No, Mr. President, You Can’t Have California’s High-Speed Rail Money Back
3:43 PM PST on February 14, 2019
The president resorted to his favorite communication tool when he caught wind of California Governor Gavin Newsom's equivocal support for the state's high-speed rail project. On Twitter, he wrote:
California has been forced to cancel the massive bullet train project after having spent and wasted many billions of dollars. They owe the Federal Government three and a half billion dollars. We want that money back now. Whole project is a “green” disaster!
In response, Newsom tweeted back:
Fake news. We’re building high-speed rail, connecting the Central Valley and beyond. This is CA’s money, allocated by Congress for this project. We’re not giving it back. The train is leaving the station — better get on board! (Also, desperately searching for some wall $$??)
To everyone interpreting Newsom's State of the State remarks as meaning that he is pulling the plug on high-speed rail (even though he said he was not): chillax. It's moving forward. In fact, Newsom said very little that wasn't already known about the program.
Lisa Schweitzer at USC captured the gist of Newsom's stance, writing, "Gavin Newsom announced yesterday that he was going to keep supporting HSR as governor, but that he committed to finishing the Bakersfield-Merced segment and is, for now, letting go of the likely secondary phases of getting the service into LA and San Francisco." Note that Newsom said he will finish environmental studies on the LA-to-SF phase, not let go of it entirely.
Newsom's phrasing about there now being "no clear path forward" for the completion of the project was unfortunate, to say the least. On the face of it, it's accurate, as anyone paying attention to the program's progress already knows. The final alignment details are still being worked out and fought over. Environmental studies are ongoing. Like any giant, multi-phase, statewide, multi-jurisdictional mega-project, plenty of funding still needs to line up.
But that one phrase allowed the media and others to jump to the conclusion that high-speed rail must be dead, dead, dead. The take was surprisingly universal--except for Streetsblog and Senator Scott Wiener, as far as we can tell.
The frenzy happened in part because the media was listening to and reporting on itself, and racing to conclusions, which freaked out everyone with an opinion about high-speed rail.
So Trump was not alone in thinking that California was "forced to cancel" the project. At least his tweet gave Newsom the opportunity to clarify what he actually meant.
Another waste of energy in this media frenzy is that the governor's point on the importance of the Central Valley portion was completely lost. (Well, also, the rest of his speech, about housing and health care and other pressing issues, was largely ignored by the media). Newsom reminded listeners that the Central Valley is an important, vital part of California. This fell on deaf ears.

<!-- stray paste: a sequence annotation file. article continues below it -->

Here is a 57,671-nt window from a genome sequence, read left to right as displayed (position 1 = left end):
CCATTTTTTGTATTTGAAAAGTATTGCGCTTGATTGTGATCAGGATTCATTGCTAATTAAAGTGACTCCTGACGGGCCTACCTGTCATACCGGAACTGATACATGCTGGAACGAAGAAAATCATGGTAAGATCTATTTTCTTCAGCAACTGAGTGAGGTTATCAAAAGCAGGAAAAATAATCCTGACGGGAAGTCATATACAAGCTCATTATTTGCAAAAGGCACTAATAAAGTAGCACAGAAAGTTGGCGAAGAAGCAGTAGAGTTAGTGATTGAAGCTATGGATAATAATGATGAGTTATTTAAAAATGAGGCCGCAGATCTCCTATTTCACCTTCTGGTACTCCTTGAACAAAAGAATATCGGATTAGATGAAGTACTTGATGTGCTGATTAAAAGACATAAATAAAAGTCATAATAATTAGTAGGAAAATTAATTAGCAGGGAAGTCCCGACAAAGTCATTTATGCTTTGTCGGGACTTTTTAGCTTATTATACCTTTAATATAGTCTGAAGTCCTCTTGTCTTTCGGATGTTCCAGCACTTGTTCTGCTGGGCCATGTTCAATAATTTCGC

Fresno is the fifth biggest city in California, the 34th largest city in the United States. And it is growing. The cities in the Central Valley are not podunk rural towns in the middle of nowhere.
Schweitzer points out that Newsom's announcement was really about priorities.
This project is less of a governing priority than things like housing where he has come out swinging. He’s kicking the can down the road a bit on HSR, and I think not really in a bad way.
Newsom is differentiating himself from his predecessor, Jerry Brown, who strongly supported the high-speed rail program.
At any rate, as Streetsblog reported, Newsom made it clear that he is not abandoning the high-speed rail program. Rome, the Shinkansen, and the TGV weren't built in a day. By any definition, CAHSR is a long-term project that will outlast media cycles and elected officials' terms in office. One governor's ratcheting down the project's priority won't kill a project that already has more than a hundred miles under construction.
No one can predict the future, but there are some ways this whole miscommunication could improve the final outcome for high-speed rail. Tightening up project oversight--which Newsom said he would do--and finishing the Central Valley segment could produce the success that serves as proof of concept. This in turn could generate more support for finishing the network. In the end, Newsom could go down in history as playing a key role in establishing high-speed rail throughout the United States.
No, Mr. Trump, you can't have that money back, because California is building high-speed rail.
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